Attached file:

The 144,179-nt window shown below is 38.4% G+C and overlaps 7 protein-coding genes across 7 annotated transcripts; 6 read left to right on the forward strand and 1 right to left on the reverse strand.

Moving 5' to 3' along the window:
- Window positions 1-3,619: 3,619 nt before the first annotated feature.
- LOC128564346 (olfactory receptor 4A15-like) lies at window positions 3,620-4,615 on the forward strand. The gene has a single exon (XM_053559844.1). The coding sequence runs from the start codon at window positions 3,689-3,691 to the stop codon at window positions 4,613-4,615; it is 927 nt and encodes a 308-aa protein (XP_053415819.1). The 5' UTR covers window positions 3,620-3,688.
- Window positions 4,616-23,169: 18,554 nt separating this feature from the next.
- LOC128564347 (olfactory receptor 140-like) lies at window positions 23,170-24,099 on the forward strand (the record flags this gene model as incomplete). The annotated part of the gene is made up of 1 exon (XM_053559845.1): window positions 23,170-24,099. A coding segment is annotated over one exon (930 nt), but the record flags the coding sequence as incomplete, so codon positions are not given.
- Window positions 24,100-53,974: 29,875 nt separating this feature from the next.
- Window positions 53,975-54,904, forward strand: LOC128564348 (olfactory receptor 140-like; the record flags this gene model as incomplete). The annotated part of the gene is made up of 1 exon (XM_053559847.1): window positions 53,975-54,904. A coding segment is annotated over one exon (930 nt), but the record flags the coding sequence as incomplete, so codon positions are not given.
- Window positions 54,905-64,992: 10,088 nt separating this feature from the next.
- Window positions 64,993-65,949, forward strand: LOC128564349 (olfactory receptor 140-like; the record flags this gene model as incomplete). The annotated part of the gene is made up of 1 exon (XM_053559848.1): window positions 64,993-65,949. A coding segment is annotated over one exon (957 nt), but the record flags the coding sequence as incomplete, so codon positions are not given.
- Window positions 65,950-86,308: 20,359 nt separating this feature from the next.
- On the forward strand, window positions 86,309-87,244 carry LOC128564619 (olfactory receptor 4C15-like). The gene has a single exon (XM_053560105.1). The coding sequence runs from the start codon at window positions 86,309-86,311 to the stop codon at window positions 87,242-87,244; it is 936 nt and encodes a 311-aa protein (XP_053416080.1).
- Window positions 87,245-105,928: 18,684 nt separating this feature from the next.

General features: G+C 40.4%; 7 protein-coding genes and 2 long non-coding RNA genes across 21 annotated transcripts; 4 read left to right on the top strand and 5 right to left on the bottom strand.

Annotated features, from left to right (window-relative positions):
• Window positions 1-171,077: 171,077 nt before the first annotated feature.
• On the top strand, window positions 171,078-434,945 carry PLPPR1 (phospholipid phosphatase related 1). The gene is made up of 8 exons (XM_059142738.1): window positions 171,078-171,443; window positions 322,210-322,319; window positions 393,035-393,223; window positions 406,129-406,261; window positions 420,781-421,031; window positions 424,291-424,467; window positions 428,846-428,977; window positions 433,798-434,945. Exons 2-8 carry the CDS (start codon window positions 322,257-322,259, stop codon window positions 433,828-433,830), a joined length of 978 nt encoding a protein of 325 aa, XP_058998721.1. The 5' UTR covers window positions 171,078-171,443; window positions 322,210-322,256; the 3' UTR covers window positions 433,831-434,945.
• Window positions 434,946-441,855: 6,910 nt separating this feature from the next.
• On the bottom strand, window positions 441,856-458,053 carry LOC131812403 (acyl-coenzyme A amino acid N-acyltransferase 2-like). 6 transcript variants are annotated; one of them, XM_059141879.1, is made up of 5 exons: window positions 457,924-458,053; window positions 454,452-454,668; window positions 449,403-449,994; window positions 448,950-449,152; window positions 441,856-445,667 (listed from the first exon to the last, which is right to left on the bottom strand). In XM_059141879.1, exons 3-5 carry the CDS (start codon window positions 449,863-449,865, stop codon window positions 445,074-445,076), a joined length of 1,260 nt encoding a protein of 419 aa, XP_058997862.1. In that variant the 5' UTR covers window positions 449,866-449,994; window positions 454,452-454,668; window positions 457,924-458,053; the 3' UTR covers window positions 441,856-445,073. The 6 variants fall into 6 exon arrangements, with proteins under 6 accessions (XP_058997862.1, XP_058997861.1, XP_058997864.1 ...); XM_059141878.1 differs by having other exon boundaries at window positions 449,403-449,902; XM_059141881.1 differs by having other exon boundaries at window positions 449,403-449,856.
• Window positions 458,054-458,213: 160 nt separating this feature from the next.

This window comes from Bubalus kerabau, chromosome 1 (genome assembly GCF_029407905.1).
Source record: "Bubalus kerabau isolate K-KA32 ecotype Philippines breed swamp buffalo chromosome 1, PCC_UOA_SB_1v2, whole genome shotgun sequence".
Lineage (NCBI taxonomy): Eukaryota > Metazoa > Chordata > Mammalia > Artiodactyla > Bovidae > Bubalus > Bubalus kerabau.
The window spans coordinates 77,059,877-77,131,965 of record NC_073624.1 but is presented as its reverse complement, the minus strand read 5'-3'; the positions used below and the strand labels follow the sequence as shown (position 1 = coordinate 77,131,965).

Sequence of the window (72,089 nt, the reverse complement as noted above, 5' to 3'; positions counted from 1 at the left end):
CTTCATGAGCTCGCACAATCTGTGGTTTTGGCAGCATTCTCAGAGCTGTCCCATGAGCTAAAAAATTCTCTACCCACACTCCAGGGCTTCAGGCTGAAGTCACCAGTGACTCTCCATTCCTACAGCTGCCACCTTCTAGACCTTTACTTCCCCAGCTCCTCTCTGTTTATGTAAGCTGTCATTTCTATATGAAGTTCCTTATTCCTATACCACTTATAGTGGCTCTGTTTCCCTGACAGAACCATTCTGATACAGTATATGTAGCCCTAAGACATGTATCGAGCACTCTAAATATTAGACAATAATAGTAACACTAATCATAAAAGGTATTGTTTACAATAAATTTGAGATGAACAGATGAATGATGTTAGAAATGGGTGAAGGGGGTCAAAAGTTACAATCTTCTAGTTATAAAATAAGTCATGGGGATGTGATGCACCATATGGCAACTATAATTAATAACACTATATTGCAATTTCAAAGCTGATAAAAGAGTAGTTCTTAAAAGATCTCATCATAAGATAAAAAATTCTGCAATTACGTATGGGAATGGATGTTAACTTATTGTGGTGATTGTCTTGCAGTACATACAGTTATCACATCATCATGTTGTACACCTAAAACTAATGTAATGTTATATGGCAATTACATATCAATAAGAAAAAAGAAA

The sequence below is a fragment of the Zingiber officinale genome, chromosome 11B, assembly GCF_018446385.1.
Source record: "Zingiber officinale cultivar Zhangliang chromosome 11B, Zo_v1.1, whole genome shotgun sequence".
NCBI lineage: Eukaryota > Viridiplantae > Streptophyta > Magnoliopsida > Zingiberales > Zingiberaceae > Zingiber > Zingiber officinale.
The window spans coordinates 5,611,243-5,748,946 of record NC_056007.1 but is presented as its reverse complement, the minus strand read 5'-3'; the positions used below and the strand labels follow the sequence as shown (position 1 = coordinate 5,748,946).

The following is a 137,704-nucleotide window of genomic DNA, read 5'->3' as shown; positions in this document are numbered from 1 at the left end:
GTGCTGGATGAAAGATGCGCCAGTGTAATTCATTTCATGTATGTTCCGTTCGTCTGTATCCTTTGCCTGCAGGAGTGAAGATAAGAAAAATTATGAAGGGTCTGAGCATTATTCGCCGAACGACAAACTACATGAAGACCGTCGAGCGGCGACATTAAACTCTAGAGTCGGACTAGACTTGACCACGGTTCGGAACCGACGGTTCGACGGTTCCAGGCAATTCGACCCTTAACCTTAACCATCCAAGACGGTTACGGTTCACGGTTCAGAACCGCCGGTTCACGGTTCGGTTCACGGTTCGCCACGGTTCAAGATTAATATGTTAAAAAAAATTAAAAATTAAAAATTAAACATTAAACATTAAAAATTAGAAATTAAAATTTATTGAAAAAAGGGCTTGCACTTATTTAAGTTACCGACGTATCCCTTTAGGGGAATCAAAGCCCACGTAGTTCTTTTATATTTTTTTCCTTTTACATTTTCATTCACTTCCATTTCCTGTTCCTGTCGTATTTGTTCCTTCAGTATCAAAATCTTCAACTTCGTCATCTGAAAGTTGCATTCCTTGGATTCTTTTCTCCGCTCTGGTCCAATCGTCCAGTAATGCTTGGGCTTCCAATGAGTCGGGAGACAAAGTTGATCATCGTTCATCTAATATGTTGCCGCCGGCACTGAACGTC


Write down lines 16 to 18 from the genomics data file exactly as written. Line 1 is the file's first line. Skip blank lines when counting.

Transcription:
• Window positions 1-171,077: 171,077 nt before the first annotated feature.
• On the top strand, window positions 171,078-434,945 carry PLPPR1 (phospholipid phosphatase related 1). The gene is made up of 8 exons (XM_059142738.1): window positions 171,078-171,443; window positions 322,210-322,319; window positions 393,035-393,223; window positions 406,129-406,261; window positions 420,781-421,031; window positions 424,291-424,467; window positions 428,846-428,977; window positions 433,798-434,945. Exons 2-8 carry the CDS (start codon window positions 322,257-322,259, stop codon window positions 433,828-433,830), a joined length of 978 nt encoding a protein of 325 aa, XP_058998721.1. The 5' UTR covers window positions 171,078-171,443; window positions 322,210-322,256; the 3' UTR covers window positions 433,831-434,945.
• Window positions 434,946-441,855: 6,910 nt separating this feature from the next.